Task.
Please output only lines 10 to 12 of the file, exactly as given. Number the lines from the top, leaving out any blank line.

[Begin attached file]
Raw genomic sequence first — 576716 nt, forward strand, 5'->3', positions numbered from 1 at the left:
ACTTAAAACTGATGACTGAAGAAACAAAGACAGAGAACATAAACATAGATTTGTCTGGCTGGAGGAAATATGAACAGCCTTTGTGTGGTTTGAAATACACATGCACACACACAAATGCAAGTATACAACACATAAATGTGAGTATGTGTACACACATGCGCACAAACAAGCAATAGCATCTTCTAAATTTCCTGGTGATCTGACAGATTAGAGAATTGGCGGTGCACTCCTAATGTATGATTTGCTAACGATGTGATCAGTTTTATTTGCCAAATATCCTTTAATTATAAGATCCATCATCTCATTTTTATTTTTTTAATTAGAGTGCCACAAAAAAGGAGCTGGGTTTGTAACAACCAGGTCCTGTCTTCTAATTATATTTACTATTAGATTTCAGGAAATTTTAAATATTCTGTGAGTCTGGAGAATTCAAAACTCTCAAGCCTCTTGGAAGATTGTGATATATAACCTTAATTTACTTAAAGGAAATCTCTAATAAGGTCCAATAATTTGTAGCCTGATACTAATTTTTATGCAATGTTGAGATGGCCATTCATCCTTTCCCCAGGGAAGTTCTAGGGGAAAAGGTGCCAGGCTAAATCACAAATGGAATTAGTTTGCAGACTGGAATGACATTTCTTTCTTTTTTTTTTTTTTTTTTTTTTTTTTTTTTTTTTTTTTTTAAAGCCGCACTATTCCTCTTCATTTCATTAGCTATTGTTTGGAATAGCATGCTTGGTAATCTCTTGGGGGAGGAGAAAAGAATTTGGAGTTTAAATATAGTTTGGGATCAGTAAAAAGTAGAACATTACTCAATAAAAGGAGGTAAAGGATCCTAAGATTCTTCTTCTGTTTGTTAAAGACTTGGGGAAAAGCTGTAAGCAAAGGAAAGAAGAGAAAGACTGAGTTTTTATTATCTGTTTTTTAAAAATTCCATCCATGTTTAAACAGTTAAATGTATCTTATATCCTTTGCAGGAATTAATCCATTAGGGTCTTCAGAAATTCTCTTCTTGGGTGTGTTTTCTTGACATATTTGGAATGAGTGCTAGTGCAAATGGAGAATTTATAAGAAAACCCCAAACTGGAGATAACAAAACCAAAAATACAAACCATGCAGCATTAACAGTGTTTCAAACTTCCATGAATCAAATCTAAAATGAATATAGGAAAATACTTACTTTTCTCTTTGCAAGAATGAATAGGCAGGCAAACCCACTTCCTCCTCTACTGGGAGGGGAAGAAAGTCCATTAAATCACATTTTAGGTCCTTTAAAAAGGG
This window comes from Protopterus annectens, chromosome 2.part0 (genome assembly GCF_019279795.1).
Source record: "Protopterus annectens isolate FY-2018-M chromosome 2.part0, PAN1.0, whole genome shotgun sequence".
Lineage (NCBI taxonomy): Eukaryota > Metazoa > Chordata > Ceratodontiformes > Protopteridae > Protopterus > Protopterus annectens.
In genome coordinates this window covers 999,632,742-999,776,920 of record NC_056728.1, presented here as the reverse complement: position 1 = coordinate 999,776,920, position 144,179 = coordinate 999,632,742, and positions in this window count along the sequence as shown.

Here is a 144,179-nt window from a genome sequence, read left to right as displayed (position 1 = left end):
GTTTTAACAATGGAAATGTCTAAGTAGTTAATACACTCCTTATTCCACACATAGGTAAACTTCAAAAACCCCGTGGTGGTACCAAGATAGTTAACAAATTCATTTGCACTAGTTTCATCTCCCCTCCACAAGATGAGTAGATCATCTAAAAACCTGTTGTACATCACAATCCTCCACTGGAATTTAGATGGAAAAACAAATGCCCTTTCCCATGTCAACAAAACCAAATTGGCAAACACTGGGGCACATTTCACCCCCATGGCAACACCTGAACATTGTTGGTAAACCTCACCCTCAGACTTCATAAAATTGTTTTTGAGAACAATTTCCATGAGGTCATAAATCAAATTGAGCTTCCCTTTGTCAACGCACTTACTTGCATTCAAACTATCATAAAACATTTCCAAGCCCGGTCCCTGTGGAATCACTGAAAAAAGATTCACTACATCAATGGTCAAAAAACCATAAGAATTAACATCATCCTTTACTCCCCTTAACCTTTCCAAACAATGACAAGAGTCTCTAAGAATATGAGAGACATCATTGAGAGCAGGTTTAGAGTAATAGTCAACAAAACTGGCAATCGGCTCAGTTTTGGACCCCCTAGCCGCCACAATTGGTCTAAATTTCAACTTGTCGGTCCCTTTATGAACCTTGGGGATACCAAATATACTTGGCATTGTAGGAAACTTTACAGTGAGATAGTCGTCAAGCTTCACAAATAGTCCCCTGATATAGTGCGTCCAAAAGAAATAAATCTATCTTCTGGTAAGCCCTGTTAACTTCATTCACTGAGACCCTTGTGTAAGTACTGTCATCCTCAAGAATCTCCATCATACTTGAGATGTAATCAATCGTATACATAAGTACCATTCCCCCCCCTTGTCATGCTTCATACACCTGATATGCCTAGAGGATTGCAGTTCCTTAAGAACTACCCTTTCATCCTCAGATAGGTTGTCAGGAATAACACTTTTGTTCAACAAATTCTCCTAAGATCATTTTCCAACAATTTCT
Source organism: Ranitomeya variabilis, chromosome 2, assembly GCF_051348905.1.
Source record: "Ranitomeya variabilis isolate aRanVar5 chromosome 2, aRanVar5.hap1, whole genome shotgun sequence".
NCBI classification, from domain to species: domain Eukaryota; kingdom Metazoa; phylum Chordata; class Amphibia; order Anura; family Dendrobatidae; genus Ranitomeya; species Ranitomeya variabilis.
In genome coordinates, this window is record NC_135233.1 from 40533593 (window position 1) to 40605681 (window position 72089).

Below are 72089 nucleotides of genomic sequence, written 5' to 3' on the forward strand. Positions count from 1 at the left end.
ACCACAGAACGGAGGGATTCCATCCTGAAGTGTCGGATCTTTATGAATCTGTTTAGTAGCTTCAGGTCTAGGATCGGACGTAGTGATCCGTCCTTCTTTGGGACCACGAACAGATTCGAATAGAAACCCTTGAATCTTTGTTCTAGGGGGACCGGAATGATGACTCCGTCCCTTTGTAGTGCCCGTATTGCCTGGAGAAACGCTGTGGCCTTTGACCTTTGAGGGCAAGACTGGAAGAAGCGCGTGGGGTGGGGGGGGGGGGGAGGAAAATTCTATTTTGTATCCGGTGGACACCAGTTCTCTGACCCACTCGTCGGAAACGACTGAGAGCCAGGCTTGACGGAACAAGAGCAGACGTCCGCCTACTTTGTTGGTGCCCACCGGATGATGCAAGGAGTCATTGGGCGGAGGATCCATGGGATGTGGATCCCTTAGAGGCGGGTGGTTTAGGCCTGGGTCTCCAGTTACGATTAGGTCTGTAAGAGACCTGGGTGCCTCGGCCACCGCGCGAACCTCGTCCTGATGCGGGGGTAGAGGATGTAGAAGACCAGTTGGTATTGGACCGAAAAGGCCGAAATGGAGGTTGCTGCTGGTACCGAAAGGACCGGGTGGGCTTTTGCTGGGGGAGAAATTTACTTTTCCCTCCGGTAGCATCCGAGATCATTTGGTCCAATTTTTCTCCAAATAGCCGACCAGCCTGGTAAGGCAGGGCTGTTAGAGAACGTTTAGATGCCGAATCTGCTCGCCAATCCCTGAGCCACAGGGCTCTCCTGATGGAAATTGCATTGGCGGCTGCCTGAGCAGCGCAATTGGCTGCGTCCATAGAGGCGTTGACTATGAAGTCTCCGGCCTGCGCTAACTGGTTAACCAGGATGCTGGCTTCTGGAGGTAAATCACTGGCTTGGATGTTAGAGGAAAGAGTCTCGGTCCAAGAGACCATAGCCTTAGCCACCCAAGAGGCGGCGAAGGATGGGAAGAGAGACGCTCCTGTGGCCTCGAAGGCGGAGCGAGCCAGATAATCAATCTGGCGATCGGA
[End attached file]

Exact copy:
Source record: "Ranitomeya variabilis isolate aRanVar5 chromosome 2, aRanVar5.hap1, whole genome shotgun sequence".
NCBI classification, from domain to species: domain Eukaryota; kingdom Metazoa; phylum Chordata; class Amphibia; order Anura; family Dendrobatidae; genus Ranitomeya; species Ranitomeya variabilis.
In genome coordinates, this window is record NC_135233.1 from 40533593 (window position 1) to 40605681 (window position 72089).